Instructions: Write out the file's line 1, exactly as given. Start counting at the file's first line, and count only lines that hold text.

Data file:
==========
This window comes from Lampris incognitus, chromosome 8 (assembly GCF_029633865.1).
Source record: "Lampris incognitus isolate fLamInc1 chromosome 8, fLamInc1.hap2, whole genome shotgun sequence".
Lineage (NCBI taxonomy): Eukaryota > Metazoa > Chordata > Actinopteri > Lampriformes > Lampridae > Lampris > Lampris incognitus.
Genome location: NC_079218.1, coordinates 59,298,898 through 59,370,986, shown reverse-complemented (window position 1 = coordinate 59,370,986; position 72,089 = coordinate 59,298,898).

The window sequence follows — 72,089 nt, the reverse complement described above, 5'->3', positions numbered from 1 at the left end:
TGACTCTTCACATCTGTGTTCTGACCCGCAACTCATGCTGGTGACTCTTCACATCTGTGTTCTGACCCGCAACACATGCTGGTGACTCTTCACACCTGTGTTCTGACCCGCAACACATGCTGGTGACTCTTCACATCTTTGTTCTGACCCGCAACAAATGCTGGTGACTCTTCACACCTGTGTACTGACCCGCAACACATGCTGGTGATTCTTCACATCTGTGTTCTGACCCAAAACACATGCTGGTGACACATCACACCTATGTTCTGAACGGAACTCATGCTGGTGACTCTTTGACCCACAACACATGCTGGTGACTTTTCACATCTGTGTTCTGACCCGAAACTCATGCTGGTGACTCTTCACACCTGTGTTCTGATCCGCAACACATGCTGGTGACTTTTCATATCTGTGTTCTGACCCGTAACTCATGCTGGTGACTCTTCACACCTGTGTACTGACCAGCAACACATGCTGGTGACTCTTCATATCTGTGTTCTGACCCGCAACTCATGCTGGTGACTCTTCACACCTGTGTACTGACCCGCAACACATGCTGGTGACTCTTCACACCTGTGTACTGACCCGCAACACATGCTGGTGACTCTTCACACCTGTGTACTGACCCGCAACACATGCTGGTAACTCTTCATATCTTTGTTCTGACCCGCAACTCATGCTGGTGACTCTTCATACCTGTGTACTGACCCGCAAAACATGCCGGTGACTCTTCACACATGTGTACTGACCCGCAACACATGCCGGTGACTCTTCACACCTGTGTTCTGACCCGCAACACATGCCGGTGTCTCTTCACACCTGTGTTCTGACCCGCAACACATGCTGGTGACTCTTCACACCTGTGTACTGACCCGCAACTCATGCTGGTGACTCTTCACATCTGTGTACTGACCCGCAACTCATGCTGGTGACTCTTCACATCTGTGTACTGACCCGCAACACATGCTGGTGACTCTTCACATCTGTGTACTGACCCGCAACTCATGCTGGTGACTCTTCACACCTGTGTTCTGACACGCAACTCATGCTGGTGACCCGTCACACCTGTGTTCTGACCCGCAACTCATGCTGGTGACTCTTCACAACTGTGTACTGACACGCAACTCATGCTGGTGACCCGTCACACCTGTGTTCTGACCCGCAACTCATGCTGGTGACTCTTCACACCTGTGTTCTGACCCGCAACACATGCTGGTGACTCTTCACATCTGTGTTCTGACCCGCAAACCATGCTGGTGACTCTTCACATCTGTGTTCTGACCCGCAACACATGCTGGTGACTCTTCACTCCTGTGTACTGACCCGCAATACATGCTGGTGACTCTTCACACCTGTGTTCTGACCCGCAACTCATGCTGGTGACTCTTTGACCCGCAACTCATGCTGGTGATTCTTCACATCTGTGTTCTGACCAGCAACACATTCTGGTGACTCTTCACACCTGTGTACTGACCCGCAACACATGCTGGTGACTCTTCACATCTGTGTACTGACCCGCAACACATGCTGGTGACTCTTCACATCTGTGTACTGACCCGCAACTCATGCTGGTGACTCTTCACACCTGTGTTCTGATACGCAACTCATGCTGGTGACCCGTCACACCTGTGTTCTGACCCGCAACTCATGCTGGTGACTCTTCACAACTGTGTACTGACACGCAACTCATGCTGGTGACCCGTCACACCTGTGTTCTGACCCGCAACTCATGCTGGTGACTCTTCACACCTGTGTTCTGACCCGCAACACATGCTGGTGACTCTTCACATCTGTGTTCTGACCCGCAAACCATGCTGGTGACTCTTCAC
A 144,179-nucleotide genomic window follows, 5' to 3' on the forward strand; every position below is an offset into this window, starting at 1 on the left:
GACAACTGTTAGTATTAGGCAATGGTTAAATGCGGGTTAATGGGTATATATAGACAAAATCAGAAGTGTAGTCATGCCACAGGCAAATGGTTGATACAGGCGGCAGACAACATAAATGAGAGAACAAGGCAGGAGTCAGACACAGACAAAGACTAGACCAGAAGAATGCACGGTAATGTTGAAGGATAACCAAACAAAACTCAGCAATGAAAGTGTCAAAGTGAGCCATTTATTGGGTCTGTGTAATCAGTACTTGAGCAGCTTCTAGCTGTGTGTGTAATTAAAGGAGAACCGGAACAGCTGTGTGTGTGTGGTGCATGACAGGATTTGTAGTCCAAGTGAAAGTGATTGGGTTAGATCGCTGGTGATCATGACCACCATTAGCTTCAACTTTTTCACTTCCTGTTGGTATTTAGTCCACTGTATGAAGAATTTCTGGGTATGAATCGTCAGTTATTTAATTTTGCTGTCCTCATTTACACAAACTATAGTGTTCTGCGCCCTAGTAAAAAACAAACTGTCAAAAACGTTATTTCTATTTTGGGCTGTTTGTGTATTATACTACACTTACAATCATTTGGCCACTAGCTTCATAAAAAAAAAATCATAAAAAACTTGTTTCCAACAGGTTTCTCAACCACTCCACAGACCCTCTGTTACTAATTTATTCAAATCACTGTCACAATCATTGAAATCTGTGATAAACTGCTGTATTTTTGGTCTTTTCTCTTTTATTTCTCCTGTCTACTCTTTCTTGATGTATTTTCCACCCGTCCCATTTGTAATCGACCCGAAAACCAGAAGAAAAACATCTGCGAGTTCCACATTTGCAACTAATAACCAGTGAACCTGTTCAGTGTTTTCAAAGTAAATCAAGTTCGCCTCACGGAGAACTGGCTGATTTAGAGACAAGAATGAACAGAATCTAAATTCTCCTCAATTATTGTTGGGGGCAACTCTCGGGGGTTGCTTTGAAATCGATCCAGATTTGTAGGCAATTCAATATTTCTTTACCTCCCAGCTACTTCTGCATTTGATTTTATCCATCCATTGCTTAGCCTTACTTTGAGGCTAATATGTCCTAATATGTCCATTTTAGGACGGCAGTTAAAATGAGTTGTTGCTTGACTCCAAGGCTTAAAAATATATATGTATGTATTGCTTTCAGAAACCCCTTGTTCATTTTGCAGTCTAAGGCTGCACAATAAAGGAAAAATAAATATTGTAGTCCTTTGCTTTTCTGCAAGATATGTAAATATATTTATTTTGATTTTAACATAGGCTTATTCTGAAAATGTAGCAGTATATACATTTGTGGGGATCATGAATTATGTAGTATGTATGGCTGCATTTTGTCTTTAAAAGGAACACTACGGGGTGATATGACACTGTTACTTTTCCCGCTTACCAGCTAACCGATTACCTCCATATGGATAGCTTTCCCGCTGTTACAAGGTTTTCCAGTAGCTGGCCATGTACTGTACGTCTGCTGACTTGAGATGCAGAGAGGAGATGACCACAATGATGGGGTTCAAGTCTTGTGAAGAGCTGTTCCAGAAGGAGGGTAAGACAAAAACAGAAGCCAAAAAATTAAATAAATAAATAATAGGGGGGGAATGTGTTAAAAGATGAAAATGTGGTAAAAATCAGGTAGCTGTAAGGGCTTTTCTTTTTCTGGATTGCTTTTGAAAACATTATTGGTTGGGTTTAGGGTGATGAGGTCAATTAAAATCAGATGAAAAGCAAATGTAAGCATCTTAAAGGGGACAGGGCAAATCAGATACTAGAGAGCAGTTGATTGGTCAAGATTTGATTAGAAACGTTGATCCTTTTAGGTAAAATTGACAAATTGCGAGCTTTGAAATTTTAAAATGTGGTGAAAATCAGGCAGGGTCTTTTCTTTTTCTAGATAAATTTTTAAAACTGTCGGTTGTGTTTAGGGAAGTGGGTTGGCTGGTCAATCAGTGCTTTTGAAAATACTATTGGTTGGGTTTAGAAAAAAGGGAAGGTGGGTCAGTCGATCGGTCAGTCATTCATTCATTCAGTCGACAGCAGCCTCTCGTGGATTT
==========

This window comes from Lampris incognitus, chromosome 8 (assembly GCF_029633865.1).